It’s funny how a day can start one way and finish completely differently. We started out from the Twice Brewed Inn with the mist covering Hadrian’s Wall, moisture on the windows, a brisk breeze, and we finished in Bellingham in burning hot sunshine, me having had my left nipple chewed by a horse.
So, we donned the wet weather gear and climbed back up to the Wall. There were again a couple of ups and downs as we climbed the various crags on which the Wall sits, before the Way splits of and starts to make its way north again. It was here that we got our first taste of the huge expanses of pine forest that the Forestry Commission tend to. Unfortunately it’s also where a huge amount of flies congregate, so we made our way fairly quickly through the first forest.
It was at this point that we decided to pack away the waterproofs, as the sun was starting to burn through the clouds. A bit of moorland and another pine forest later, we were in rolling farmland. There was a brief climb down and climb out of the valley containing the very low Warks Burn, and then we came across a farm with some all-to-friendly animals. First, as we crossed a field of sheep, the resident sheep dog came out to say hello. It sat at our feet, wagging it’s tail and panting expectantly, then it would move in front of you when you stepped forwards, holding you hostage until you’d given it some fuss. But then we stepped over the stile into a field with horses in. The first one seemed quite happy nibbling the top of a fence post, but two other (probably younger) horses cantered over to us to say hello. They were quite happy being patted and stroked, and sniffing us, but then one of them took matters a little too far. While sniffing me, it bared it’s teeth and gave my nipple a nibble. I of course stepped away and communicated my displeasure (the horse hadn’t even asked for a date, after all) before any actual damage was done. We then ceased fussing the horses and started to depart the field, but not before the nipple-chewing one had attempted to eat Adam’s backpack.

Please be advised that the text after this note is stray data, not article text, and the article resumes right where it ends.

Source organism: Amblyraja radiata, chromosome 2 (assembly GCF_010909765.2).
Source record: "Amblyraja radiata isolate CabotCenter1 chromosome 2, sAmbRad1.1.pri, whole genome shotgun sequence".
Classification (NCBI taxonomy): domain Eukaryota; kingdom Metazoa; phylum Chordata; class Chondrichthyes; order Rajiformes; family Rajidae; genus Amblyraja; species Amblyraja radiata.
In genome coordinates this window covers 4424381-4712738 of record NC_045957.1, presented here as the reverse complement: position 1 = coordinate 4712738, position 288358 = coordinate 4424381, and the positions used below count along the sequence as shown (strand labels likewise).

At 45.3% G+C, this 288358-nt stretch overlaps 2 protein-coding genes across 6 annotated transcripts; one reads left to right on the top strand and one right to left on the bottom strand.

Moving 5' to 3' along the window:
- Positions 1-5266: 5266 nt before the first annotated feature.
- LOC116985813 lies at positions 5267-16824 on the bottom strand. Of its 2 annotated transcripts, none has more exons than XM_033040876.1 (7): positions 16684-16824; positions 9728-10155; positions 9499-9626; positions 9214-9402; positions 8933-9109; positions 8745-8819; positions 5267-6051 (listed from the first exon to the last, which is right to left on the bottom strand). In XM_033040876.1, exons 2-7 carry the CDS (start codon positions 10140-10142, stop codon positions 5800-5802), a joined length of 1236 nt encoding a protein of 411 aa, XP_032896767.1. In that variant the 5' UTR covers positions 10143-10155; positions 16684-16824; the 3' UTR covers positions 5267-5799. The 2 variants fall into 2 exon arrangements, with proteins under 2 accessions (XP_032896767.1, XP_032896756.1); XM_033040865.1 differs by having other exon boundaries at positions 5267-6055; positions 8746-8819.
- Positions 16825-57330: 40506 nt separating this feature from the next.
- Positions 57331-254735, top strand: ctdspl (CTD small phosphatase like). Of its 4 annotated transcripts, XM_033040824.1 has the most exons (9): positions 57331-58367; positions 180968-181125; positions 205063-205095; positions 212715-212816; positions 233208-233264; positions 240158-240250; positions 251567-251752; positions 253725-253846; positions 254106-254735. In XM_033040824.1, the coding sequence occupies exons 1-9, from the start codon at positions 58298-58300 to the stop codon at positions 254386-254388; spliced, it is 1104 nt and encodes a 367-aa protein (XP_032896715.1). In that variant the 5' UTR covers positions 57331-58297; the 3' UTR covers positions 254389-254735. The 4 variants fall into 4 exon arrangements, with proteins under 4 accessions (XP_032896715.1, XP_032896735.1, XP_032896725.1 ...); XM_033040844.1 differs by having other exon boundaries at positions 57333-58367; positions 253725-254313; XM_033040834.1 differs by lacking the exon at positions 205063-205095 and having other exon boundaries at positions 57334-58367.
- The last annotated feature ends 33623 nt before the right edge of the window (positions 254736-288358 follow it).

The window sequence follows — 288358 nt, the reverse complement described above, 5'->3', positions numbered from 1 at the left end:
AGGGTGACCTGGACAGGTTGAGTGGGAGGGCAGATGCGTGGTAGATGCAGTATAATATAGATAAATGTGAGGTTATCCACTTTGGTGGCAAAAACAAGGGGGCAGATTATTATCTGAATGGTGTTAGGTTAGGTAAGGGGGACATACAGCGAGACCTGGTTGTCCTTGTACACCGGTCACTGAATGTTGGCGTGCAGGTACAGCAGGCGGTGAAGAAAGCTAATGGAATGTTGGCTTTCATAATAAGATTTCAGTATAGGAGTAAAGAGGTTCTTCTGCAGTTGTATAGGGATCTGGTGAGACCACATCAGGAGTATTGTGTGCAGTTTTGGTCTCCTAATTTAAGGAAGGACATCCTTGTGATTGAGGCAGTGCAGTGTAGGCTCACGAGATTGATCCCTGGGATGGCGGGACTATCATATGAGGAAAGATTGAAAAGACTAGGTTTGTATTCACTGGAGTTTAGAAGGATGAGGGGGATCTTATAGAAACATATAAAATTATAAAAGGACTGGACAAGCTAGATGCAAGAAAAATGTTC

Then the last few miles fell into two sections – Shitlington Crags (I’m told it’s pronounced Shotlington, although, funny anecdote – WordPress just autocorrected Shotlington to Shitlington), and Russian Roulette on the main road into Bellingham. It was a bit of a climb up from the Hall of the aforementioned crags, and the crags themselves loomed quite large and looked like quite the scramble. In the event, as we approached, there was a rock staircase built into the crags. So that went fairly smoothly. Unfortunately Adam was suffering quite a bit during the day, and towards the end. So the last couple of miles of road walking were not pleasant. It also wasn’t pleasant because it’s a busy road into Bellingham, taking a few twists and turns, and there’s no pavement on either side of the road over the twisty-turny bit, making it really quite dangerous.
We now have three days left. Into Byrness tomorrow, then Byrness to Kirk Yetholm split in two. Very much looking forwards to arriving at The Border Hotel and the end of the Pennine Way now.
|Day #||Date||Start||Destination||Miles Walked||Cumulative Miles Walked|
|5||11/07/2018||Ponden||Thornton in Craven||11.5||71.2|
|6||12/07/2018||Thornton in Craven||Malham||11.9||83.1|
|7||13/07/2018||Malham||Horton in Ribblesdale||15.2||98.3|
|8||14/07/2018||Horton in Ribblesdale||Hawes||14.9||113.2|
|19||25/07/2018||Trows Farm||Kirk Yetholm||14.7||279.1|